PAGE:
Alma materQueen's University Belfast

Having served as a local councillor, MLA, MP and MEP, Long is the only active politician in Northern Ireland to have served in every elected position.

Contents

BackgroundEdit

Born in East Belfast, she attended Mersey Street Primary and Bloomfield Collegiate School.[3] While at Bloomfield, in 1989, she competed in the ITV quiz-show Blockbusters, as a single competitor; she won the first round and completed a Gold Run, but was beaten in the next game.[citation needed]

She graduated from Queen's University of Belfast with a degree in civil engineering in 1994, worked in a structural engineering consultancy for two years, held a research and training post at Queen's University for three years, and then went back into environmental and hydraulic engineering consultancy for four years.[4][5]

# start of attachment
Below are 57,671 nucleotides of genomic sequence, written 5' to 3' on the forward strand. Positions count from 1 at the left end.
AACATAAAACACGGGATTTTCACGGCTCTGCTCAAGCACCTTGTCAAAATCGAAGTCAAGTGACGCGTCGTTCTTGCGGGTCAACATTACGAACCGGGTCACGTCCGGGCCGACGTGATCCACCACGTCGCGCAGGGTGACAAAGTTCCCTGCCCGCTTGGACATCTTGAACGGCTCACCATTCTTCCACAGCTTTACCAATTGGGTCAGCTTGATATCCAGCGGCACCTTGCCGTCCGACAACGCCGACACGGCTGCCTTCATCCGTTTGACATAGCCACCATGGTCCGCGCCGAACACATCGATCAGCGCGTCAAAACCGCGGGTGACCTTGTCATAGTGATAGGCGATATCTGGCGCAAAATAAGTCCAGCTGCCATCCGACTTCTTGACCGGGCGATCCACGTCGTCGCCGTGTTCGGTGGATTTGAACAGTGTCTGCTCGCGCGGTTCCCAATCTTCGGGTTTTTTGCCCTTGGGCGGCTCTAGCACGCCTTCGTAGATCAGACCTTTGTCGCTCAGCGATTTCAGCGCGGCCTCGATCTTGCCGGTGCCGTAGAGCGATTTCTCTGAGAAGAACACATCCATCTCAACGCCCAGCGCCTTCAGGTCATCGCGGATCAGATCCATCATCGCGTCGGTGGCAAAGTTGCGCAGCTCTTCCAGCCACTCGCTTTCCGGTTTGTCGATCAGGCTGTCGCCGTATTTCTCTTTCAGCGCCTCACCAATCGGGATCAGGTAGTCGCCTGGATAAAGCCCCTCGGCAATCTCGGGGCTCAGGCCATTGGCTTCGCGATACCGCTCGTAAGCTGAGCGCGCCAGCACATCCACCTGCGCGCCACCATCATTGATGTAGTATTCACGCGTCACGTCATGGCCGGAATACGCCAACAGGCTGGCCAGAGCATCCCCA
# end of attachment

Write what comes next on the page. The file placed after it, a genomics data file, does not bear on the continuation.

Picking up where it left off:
Political careerEdit

She first took political office in 2001 when she was elected to Belfast City Council for the Victoria ward. In 2003 Long was elected to the Northern Ireland Assembly for Belfast East, succeeding her fellow party member John Alderdice. In 2006 she was named deputy leader of her party. In 2007 she more than doubled the party's vote in the constituency, being placed second ahead of the leader of the Ulster Unionist Party. The overall UUP vote, however, was 22%. At 18.8%, her vote share was higher than that for Alderdice in 1998.

On 1 June 2009 she was elected as Lord Mayor of Belfast, defeating William Humphrey (Democratic Unionist Party) by 26 votes to 24 in a vote at a council meeting. She became the second woman to hold the post, after Grace Bannister (1981–82).[6]

Member of ParliamentEdit